For her part, Lily wasn’t thrilled at the prospect of spending her summer cleaning up someone else’s mess. Still, as she thought on it later that evening, lying awake in bed, she couldn’t see any way around it. And it wasn’t as if she had anything better to do. What was the alternative – sitting around the house, trying to convince herself she wasn’t thinking of a certain blonde-haired boy she used to know? Maybe the distraction would do her good.
By eight o’clock the next morning, Lily, Albus and their mother were standing in the front hall of Number Twelve, Grimmauld Place, all three pairs of arms loaded down with every brand of cleaning product known to wizard and muggle alike.
“Bit of an overkill, don’t you think?” Al whispered in Lily’s ear as their mother tossed them each a set of scrub brushes and two pairs of rubber gloves.
Lily had to agree. They had enough supplies there to clean half the homes in London.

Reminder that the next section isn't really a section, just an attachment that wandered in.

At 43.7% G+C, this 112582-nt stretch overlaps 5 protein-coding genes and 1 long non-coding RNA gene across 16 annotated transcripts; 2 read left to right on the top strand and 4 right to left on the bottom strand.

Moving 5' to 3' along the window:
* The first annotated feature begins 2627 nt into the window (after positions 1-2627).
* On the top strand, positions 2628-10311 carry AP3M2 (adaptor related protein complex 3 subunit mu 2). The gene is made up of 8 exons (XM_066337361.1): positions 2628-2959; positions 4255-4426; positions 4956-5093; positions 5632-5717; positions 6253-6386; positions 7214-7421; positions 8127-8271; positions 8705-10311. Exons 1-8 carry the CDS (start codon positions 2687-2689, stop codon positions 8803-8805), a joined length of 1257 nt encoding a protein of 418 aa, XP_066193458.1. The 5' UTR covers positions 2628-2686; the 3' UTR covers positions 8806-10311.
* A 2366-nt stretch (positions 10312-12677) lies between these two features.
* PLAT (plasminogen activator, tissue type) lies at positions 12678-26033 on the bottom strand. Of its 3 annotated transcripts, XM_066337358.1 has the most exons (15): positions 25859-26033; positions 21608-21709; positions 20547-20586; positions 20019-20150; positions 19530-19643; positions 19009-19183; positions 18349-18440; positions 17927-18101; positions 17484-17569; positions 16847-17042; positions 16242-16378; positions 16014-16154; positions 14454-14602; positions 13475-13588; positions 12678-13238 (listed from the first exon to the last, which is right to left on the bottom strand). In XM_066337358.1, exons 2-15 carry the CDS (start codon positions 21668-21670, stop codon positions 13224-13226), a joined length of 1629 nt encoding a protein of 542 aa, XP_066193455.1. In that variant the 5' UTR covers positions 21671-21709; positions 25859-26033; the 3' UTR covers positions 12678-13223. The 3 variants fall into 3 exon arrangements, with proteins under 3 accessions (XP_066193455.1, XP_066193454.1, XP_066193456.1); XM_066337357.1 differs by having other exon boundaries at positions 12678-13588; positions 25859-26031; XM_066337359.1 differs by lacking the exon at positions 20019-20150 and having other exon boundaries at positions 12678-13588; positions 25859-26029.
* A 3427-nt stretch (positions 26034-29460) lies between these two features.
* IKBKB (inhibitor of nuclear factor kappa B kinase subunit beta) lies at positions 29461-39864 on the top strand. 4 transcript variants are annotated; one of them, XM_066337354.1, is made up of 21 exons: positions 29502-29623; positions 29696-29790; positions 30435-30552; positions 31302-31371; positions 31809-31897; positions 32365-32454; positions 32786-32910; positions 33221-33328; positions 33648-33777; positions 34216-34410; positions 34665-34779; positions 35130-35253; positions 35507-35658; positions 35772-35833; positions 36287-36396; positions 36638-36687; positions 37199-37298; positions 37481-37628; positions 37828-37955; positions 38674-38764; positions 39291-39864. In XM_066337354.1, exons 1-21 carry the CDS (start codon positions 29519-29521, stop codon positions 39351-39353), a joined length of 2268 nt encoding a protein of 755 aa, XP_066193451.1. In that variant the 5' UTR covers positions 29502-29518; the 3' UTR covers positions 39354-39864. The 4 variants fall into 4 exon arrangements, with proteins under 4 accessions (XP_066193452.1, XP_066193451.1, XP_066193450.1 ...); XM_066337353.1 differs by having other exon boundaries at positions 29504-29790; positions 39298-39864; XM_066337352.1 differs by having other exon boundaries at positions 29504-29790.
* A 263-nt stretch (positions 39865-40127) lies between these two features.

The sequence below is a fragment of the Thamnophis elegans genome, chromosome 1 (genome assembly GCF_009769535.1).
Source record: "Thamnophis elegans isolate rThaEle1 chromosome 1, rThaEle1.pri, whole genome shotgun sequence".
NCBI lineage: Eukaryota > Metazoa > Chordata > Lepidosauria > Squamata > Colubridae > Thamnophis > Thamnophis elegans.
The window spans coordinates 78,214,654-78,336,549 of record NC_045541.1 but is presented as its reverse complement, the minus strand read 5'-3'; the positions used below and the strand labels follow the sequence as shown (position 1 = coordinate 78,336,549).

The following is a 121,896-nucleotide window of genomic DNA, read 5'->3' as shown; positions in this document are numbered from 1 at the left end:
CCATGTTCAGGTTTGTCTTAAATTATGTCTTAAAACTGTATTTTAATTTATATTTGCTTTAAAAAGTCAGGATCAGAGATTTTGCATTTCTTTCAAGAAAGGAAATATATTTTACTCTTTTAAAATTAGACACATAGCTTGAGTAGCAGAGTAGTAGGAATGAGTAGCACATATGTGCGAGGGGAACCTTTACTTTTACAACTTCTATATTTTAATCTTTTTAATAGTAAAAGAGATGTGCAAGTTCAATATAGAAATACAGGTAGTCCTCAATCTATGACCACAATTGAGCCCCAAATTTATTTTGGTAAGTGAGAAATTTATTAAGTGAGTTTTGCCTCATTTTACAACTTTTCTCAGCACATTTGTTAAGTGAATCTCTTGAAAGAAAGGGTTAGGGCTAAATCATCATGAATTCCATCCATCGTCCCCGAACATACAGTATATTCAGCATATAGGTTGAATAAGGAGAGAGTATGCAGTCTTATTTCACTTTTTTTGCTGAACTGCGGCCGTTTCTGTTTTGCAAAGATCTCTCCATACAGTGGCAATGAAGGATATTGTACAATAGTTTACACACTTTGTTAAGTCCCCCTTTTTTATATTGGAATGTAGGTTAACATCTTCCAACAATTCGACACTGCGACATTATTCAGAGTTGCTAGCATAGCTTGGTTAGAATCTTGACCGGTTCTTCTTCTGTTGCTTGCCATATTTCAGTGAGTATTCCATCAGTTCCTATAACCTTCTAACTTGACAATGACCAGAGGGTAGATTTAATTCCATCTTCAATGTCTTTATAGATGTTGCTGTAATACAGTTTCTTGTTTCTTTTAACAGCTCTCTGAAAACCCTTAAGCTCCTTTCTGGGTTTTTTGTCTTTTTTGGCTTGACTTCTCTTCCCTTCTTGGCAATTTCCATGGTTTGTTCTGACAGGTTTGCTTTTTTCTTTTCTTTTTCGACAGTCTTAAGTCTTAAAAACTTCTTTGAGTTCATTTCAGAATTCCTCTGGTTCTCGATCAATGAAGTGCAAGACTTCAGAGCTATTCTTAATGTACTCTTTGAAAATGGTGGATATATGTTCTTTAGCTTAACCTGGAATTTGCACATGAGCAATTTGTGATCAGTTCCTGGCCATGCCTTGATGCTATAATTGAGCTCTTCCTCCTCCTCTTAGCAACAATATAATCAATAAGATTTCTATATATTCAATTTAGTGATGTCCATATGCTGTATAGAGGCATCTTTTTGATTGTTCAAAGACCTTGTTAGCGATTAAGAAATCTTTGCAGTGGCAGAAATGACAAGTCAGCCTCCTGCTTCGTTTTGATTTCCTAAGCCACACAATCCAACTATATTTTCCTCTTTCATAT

“If you two had seen this place when I was your age...” Mrs Potter said, looking around and taking it all in. “What a disaster. You wouldn’t have believed the mess. It was almost unlivable.”
Al pushed past Lily, crossing beneath the large chandelier and over towards the row of portraits that hung along the far wall.
“What happened there?” he asked, pointing at a gaping hole situated between two empty picture frames. It looked as if one area of the wall had been set on fire, the flames put out before they could spread to any of the surrounding portraits but not before they had done some serious damage to whatever had been hanging there. In one spot, Lily could see right through the plaster and straight into the room that lay on the other side.
Mrs. Potter smiled to herself as if recalling some private joke, but she offered up no further explanation on the matter.